Westworld Explained Why The Hosts Were Kept In The Same Narrative Loops

This story contains spoilers. If you're not caught up, save the article and come back.

Prior to the mutiny or whatever we're calling it at the end of Season 1, most of Westworld's story arcs were built on repetition. We got to watch the hosts live the same lives and perform the same actions over and over again with slight variations. In Season 2, we even found out there are more parks that feature storylines and personality types with striking similarities, even their music is just a variation on the same melody. At first, we were made to believe this was just laziness on the part of the programmers, but apparently the truth is far more interesting.

During a meeting with Ford, Bernard finally discovered one of the deeper secrets at the heart of the park, and by extension, the audience learned the same truth. The main goal was never to test the hosts and see how their personalities, functions and movements would hold up when interacting with real human beings. Nor was the goal to constantly refresh the storylines in order to make it as interesting as possible for returning guests. The goal was always to track and monitor the choices each human being would make when confronted with almost identical hosts and almost identical situations. That's why some of the loops operated for a really long time. The hosts were the control group, and if anything about the control group changed, the whole experiment would need to be changed. So, it was Teddy and the train, Maeve and her brothel and all the rest on repeat.

Now, the exact purposes behind these experiments are, at least to me, a little unclear. Yes, much of Season 2 has discussed using behavioral analysis to create hosts based on real human beings that can live forever. I'm sure there's an element of that involved. That seems to be what Westworld wants us to believe at this point, but there has to be deeper secrets at play here too. Is there an element of real world blackmail going on? Are people being taped? Is the information being sold to marketing companies? Or governments? Is the eventual goal to be able to abduct real people and replace them with hosts? I have no idea.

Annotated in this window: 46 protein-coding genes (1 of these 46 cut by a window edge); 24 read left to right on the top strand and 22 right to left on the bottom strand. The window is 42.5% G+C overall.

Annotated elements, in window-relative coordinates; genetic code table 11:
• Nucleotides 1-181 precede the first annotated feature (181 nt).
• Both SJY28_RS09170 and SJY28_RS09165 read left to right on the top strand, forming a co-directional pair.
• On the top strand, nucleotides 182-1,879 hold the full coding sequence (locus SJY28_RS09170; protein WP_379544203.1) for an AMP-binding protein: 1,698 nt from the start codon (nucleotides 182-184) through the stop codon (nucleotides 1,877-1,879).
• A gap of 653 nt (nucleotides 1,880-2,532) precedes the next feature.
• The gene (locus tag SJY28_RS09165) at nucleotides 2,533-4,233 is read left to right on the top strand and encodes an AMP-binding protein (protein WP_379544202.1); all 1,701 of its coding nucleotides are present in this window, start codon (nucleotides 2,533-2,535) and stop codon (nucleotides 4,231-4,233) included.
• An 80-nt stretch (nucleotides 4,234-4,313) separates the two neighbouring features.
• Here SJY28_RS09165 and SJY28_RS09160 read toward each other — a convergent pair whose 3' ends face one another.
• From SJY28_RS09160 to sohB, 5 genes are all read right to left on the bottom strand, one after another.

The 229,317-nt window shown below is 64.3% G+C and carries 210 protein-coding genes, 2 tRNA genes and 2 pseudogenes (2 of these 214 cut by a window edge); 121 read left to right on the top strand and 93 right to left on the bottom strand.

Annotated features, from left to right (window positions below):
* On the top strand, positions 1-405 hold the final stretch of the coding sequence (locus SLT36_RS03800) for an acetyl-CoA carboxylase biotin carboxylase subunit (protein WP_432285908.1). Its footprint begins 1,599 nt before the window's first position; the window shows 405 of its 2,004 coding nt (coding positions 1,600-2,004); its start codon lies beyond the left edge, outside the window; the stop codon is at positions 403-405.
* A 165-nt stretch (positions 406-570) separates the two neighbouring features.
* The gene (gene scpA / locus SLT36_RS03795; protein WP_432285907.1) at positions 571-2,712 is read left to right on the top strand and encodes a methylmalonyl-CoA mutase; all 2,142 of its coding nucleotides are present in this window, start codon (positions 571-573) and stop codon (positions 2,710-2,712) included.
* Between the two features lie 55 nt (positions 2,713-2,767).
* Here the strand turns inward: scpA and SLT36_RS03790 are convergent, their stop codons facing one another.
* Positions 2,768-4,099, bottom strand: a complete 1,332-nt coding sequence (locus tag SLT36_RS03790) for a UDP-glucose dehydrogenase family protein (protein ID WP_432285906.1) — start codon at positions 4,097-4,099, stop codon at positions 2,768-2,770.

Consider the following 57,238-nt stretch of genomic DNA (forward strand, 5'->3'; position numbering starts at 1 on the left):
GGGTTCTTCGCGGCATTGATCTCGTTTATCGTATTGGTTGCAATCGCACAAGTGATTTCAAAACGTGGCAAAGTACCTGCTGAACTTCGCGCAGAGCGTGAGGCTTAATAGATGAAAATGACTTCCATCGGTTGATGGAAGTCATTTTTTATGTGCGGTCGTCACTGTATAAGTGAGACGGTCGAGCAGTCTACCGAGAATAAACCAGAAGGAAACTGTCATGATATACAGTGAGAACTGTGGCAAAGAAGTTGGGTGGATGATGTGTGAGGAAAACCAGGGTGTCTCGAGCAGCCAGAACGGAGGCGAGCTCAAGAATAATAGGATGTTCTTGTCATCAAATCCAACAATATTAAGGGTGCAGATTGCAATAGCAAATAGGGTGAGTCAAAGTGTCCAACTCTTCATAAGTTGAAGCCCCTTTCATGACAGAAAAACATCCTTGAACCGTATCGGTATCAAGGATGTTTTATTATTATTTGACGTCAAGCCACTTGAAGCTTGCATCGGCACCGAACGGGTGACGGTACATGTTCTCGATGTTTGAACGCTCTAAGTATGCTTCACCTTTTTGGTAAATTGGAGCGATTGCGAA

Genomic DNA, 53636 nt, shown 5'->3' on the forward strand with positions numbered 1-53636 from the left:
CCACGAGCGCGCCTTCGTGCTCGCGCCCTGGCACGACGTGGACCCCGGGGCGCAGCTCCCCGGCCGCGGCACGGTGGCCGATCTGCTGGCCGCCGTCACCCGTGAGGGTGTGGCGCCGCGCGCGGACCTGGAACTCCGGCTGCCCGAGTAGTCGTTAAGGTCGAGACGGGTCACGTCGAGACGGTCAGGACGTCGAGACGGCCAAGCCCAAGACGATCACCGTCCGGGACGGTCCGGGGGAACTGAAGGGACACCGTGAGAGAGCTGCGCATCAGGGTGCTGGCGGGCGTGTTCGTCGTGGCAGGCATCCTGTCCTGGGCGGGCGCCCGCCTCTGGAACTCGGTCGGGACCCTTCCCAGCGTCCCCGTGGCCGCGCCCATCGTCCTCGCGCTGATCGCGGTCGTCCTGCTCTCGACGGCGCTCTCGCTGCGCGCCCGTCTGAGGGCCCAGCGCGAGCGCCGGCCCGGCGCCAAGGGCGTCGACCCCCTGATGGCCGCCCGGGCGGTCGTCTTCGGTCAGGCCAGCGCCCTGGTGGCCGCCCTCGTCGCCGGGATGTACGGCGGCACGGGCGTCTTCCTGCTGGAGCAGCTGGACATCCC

Like Lost and so many others that have come before, Westworld is a show about reveals. It's a show about withholding information and eventually supplying answers. It all works as long as the answers make logical sense. This one does. It explains so many things we've seen before, and while it might not help predict the future given all the hosts are off the rails now, it still feels deeply satisfying as a viewer to at least get rid of another lingering question. Here's to hoping we get even more payoffs throughout the rest of Season 2 and into Season 3.

Westworld airs on HBO on Sunday nights at 9PM EST.

Mack Rawden
Editor In Chief

Mack Rawden is the Editor-In-Chief of CinemaBlend. He first started working at the publication as a writer back in 2007 and has held various jobs at the site in the time since including Managing Editor, Pop Culture Editor and Staff Writer. He now splits his time between working on CinemaBlend’s user experience, helping to plan the site’s editorial direction and writing passionate articles about niche entertainment topics he’s into. He graduated from Indiana University with a degree in English (go Hoosiers!) and has been interviewed and quoted in a variety of publications including Digiday. Enthusiastic about Clue, case-of-the-week mysteries, a great wrestling promo and cookies at Disney World. Less enthusiastic about the pricing structure of cable, loud noises and Tuesdays.